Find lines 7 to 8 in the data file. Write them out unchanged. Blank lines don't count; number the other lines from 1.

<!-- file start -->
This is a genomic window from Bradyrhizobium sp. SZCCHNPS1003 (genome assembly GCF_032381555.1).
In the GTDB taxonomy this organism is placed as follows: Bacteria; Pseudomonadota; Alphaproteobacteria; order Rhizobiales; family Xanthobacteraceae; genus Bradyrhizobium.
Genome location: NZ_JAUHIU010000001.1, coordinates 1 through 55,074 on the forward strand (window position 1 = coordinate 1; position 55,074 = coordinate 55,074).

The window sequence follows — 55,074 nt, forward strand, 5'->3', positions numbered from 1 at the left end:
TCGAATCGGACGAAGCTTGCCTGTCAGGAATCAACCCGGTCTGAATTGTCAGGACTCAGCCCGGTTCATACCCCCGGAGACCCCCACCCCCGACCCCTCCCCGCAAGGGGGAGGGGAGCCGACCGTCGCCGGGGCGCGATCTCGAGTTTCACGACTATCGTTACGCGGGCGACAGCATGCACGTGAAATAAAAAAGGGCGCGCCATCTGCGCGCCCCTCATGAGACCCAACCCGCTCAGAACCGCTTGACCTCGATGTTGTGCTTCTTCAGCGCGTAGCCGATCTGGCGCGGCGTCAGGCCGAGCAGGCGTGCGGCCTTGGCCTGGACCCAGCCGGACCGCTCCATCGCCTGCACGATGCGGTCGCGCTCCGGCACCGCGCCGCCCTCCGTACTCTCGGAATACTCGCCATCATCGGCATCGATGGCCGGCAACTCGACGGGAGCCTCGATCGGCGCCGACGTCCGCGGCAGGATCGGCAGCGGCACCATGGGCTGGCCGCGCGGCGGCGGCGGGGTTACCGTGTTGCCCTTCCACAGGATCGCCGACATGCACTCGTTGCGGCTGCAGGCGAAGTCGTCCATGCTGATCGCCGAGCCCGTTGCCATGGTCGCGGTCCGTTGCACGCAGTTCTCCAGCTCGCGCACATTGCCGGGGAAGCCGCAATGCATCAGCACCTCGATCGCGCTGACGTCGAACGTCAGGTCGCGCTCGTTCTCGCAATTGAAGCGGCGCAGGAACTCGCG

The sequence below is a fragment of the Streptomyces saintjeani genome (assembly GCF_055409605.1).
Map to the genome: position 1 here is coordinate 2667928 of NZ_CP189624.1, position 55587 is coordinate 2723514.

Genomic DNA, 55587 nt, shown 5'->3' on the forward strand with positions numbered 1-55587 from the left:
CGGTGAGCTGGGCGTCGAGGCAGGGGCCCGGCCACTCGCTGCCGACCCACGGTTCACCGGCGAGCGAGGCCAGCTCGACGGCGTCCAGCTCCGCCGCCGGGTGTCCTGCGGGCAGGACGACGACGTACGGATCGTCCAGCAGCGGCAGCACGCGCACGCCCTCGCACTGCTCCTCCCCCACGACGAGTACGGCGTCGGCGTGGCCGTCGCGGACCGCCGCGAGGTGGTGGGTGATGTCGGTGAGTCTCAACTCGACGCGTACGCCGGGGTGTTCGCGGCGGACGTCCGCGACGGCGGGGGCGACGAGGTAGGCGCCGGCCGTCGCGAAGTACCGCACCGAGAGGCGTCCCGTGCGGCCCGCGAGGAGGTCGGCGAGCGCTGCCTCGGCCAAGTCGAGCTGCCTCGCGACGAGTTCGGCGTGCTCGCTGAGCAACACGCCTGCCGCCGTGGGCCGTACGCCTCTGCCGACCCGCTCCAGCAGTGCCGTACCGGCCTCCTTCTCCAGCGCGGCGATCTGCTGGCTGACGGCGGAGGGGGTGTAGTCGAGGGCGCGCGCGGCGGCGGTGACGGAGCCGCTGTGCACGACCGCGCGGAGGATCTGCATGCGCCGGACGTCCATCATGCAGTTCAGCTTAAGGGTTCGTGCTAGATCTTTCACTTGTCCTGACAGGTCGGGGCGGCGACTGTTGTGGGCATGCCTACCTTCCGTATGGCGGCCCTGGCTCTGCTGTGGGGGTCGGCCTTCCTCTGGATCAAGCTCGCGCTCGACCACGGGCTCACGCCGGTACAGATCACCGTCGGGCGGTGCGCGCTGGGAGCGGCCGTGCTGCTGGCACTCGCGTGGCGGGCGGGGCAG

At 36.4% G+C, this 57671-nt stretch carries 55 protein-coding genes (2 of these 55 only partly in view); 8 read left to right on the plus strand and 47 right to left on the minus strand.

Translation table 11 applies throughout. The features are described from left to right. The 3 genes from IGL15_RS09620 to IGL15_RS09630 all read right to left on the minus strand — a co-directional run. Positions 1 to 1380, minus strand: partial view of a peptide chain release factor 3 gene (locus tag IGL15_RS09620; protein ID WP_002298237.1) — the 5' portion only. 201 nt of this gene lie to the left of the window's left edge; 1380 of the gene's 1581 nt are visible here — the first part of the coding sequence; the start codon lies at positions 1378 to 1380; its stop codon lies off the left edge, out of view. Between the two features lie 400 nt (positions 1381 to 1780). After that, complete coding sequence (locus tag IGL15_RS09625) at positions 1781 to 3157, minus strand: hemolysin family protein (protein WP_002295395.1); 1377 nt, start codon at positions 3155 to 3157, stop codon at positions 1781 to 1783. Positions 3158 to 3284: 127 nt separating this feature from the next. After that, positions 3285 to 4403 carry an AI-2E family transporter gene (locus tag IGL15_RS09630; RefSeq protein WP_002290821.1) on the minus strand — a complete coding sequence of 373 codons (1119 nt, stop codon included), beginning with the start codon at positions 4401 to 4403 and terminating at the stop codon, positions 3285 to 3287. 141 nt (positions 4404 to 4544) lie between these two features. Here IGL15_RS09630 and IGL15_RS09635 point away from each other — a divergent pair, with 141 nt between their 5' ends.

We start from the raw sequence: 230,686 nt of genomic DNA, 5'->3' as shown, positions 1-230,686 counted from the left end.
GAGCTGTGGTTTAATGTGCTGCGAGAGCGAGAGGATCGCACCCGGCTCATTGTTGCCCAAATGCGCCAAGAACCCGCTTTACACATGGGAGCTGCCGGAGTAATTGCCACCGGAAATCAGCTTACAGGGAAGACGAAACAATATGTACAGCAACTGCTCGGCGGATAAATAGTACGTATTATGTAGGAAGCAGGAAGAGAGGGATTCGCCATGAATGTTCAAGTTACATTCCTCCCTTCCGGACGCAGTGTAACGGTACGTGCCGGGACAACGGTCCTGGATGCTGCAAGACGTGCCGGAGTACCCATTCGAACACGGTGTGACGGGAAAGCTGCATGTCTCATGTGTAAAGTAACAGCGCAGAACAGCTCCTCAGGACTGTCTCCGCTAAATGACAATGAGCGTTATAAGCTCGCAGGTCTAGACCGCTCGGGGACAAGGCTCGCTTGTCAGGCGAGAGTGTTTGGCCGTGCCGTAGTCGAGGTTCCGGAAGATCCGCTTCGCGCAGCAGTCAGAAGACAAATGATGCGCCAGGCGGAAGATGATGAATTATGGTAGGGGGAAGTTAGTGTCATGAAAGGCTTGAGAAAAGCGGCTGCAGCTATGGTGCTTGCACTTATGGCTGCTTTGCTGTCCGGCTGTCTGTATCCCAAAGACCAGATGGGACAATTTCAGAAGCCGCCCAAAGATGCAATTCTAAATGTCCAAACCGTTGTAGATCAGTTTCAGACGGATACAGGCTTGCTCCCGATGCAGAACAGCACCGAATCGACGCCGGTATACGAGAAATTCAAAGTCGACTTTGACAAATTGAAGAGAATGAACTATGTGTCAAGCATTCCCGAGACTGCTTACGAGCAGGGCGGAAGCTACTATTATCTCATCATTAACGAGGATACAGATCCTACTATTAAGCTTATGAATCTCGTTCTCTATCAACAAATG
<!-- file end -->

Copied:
Map to the genome: position 1 here is coordinate 2667928 of NZ_CP189624.1, position 55587 is coordinate 2723514.

Genomic DNA, 55587 nt, shown 5'->3' on the forward strand with positions numbered 1-55587 from the left: